In recent Terminator news, engineers at The University of California San Diego have invented a prototype printed circuit board technology that can repair itself after being damaged.
For those that love the 1991 Sci-fi thriller Terminator 2, this may sound familiar. One of the robot villains, the shape-shifting T-1000, was practically invincible because he was able to repair himself automatically after becoming damaged. Now, this prototype PCB technology has the ability to repair itself, with major implications for PSB use inside batteries, electrochemical sensors, and wearable, textile based electrical circuits.
Generally, the simplest of prototype circuit boards contains copper tracts that interconnect on only one of their surfaces. Wang’s technology, like most PCBs used today, is much more complex and requires multiple layers.
The technology behind the new circuit board is a new type of magnetic ink, which contains tiny micro-particles oriented in a certain pattern by a strong magnetic field. The engineers were able to use circuit board prototyping to arrange the micro-particles in such a way that they are attracted to each other, meaning a device with this technology will be able to immediately repair itself.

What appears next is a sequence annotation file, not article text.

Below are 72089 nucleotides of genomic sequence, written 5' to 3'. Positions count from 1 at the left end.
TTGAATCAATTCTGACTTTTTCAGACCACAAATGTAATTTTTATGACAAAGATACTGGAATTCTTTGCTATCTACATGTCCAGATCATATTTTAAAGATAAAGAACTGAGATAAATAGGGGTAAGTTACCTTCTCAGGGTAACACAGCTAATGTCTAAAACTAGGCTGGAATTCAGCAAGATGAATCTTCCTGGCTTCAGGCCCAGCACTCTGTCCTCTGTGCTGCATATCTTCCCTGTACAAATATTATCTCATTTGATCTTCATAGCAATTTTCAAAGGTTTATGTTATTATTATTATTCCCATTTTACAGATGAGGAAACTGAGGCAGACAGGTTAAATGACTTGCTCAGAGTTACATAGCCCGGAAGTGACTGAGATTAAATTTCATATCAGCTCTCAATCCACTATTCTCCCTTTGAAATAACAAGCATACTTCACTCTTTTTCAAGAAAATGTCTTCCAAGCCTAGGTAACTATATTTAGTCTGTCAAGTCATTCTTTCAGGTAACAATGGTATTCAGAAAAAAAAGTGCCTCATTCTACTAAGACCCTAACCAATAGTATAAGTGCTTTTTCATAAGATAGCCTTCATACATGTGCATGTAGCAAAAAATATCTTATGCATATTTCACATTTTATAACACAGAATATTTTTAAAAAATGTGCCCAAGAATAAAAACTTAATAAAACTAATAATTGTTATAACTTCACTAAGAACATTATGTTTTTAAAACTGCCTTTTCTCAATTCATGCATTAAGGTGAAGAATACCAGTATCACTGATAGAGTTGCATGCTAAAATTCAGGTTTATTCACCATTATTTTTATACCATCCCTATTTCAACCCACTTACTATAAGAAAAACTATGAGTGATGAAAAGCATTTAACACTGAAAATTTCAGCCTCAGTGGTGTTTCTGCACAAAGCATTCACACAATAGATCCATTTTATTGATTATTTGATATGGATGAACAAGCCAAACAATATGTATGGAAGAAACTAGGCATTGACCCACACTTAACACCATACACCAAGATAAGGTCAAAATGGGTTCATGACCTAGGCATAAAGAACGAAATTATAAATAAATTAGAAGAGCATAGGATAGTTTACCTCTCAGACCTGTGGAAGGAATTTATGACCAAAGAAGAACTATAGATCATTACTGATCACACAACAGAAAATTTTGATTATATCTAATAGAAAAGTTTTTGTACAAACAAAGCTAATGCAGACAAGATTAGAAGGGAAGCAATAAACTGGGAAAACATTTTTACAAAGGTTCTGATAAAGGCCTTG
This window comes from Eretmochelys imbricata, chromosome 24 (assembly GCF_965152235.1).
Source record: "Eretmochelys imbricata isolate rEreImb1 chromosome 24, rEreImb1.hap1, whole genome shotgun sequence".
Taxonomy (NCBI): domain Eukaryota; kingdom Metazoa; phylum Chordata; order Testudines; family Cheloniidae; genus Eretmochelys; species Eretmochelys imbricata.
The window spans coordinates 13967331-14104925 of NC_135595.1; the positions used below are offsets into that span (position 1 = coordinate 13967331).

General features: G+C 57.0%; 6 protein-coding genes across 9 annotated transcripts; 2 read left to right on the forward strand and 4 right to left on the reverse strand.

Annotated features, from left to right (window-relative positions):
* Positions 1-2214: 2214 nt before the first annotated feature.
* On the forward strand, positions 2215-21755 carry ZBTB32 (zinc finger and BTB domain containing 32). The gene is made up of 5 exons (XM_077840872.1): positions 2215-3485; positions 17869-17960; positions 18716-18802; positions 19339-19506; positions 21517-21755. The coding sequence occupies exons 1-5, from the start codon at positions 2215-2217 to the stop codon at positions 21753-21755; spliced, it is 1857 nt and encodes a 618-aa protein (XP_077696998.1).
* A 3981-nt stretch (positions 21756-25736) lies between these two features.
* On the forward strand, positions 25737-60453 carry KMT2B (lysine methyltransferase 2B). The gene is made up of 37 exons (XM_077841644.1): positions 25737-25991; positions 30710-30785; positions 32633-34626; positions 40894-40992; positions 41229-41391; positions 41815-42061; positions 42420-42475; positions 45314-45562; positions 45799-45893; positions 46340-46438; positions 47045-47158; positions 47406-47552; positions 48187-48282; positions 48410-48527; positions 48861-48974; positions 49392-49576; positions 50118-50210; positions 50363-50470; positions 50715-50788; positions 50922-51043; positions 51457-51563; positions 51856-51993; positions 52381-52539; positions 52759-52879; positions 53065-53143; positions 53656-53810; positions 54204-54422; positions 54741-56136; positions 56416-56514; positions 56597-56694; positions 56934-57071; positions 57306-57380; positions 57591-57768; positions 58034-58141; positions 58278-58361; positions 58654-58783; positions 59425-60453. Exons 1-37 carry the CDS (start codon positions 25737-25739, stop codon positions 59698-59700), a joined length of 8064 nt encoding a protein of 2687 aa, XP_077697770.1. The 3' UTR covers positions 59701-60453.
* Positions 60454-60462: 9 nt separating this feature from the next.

The engineers were able to print their self-healing technology on the sleeve of a shirt and connected it with a LCD and a battery. They then cut the fabric the circuit was printed on, and at that point the LCD light turned off. However, within a few seconds, it turned back on and the shirt started to repair itself. With their many trials, the researchers found that this new prototype circuit board technology can repair tears as wide as 0.1 inches. While that might not seem like a large number, this is a record for any self-healing system.
Joseph Wang, director at the Center for Wearable Sensors and chair of the nano engineering department at University of California San Diego, published his findings in the most recent issue of Science Advantage. He explained that his discovery has potential for many technological applications globally, stating, “Our work holds considerable promise for widespread practical applications for long-lasting printed electronic devices.”
Existing self-healing materials can take anywhere from a couple hours to a few days to completely repair themselves. However, Wang’s new printed circuit board prototype takes only a matter of minutes to heal. This means that this technology could extend the life of electronic applications from e-readers to phone charger cords in the years to come.